Stormy became the grampa out here, deserving of every extra nibble of grain he ever received.

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He was the first horse I put all my nieces and nephews on when their legs were barely long enough to straddle the saddle.

Stormy was responsible for the truest faces of pure joy I’ve seen on any kids and that’s just one of the reasons I will forever be grateful for him.

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But that’s the thing about old horses: just when they’ve become so completely priceless and precious and irreplaceable, we start to notice the creak in their joints and the hair on their muzzle turning gray, a reminder that time doesn’t go easy on even the best things.

I didn’t know it at the time, but Stormy gave his last ride to my oldest niece this summer. We took off after supper just the two of us riding the home pasture, taking it slow, Stormy trailing a couple horse lengths behind me, the way he always has.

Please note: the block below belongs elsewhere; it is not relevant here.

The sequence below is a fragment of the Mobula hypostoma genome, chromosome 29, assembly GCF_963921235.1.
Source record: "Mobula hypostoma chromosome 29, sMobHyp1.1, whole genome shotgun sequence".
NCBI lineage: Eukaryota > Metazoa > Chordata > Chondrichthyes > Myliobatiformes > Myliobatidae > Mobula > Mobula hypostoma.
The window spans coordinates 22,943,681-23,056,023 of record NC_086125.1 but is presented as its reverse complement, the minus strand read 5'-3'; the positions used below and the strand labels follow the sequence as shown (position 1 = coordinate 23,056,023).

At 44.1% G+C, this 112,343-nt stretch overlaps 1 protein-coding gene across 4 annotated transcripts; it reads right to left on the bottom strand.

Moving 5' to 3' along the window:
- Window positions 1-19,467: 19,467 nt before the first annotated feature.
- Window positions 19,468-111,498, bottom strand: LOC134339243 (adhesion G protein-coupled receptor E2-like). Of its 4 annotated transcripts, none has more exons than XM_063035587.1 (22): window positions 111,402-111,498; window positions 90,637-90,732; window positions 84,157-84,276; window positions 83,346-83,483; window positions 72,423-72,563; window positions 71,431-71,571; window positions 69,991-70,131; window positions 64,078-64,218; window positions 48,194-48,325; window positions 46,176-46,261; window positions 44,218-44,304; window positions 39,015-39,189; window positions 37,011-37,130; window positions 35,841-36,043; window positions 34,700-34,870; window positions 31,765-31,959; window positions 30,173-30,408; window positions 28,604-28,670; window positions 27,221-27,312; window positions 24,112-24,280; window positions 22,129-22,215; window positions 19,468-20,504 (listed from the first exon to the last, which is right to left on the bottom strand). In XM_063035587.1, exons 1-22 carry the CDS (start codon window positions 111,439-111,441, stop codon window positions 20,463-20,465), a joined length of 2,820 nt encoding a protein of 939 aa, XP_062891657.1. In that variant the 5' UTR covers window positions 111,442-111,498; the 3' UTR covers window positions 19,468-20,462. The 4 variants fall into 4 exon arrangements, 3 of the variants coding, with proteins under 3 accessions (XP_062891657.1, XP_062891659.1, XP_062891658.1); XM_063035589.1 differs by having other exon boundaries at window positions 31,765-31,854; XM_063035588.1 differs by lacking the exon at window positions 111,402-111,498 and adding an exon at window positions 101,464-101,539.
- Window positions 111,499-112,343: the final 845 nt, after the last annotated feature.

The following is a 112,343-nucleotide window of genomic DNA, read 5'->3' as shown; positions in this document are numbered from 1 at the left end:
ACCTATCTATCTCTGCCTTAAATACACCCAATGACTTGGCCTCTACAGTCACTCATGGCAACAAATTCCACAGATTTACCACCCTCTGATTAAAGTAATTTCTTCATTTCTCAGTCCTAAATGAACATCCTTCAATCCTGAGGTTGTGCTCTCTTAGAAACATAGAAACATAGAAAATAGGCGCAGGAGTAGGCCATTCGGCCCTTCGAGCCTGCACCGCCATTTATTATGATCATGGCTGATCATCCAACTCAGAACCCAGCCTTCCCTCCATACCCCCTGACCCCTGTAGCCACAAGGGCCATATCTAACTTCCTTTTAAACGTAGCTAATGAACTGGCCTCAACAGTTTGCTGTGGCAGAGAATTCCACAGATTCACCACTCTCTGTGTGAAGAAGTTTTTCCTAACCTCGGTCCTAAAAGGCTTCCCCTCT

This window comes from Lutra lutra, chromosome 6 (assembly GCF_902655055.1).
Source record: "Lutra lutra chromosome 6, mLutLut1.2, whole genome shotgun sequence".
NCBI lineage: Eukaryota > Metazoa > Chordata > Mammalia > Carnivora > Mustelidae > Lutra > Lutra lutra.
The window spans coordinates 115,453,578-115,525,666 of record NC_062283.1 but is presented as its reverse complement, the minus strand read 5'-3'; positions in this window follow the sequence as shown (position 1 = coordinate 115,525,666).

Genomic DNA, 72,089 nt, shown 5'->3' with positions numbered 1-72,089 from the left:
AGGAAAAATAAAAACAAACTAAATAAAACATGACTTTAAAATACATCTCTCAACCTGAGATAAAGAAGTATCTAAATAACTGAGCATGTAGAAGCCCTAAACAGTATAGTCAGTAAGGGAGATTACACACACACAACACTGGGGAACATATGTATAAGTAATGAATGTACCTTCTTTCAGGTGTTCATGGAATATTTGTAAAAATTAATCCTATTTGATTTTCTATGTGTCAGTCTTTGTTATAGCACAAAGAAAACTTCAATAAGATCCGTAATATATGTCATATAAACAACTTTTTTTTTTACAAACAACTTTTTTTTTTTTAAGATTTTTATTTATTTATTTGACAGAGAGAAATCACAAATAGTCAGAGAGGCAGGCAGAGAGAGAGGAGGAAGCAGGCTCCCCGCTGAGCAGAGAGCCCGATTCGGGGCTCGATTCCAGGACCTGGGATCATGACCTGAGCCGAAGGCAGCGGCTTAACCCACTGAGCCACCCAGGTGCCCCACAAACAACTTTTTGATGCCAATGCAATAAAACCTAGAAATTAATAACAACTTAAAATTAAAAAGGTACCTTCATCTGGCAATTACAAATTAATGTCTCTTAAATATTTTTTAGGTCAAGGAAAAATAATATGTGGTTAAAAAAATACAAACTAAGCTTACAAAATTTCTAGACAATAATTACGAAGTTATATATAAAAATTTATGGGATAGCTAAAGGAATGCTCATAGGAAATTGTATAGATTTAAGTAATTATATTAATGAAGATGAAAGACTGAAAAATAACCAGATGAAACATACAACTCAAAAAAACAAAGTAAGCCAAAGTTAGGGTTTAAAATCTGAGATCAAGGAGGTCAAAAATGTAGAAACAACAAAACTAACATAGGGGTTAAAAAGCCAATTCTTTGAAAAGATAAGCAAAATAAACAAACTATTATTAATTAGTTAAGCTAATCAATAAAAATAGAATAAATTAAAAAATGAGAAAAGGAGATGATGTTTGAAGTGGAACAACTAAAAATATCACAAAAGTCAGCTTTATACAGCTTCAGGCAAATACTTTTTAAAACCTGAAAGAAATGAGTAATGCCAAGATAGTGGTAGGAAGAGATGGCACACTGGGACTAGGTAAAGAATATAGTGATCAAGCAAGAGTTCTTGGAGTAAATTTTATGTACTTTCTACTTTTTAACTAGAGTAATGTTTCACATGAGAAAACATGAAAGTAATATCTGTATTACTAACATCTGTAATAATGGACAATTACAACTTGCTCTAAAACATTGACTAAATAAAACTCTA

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It’s fitting really, because Stormy was the first horse my niece ever rode. I remember what she said before I hoisted her up on his back, her little straw hat with the pink piping sitting proudly on her head. “My tummy feels funny, like there’s flutters in there,” she declared.

Stormy taught her what nervous felt like, holding the power to turn a little girl into the cowgirl she dreamed she could be.

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And he was ready and waiting in the pasture when she was old enough and brave enough to go trotting over the hill alone, a story we revisit together often and one my niece will no doubt carry with her for her lifetime.

Because that’s what old horses give us and in return we carry their spirit in memories, stories, lessons learned and on the back of every horse we’ll ever ride again.

Rest easy, old friend. You were loved.

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On horseback…

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We’re in the thick of fall at the ranch, which doesn’t mean as much pumpkin spice flavor as it does wooly horses, wooly caps and scrambling to get things buttoned up and rounded up for the winter.

On Sunday gramma came over to watch Edie do the things Edie does, like try as hard as she can to stand on her own, fall down and get concussions…oh, and blow kisses, and I headed out with the guys for a ride out to the west pastures to move the cows to a different pasture and find some strays.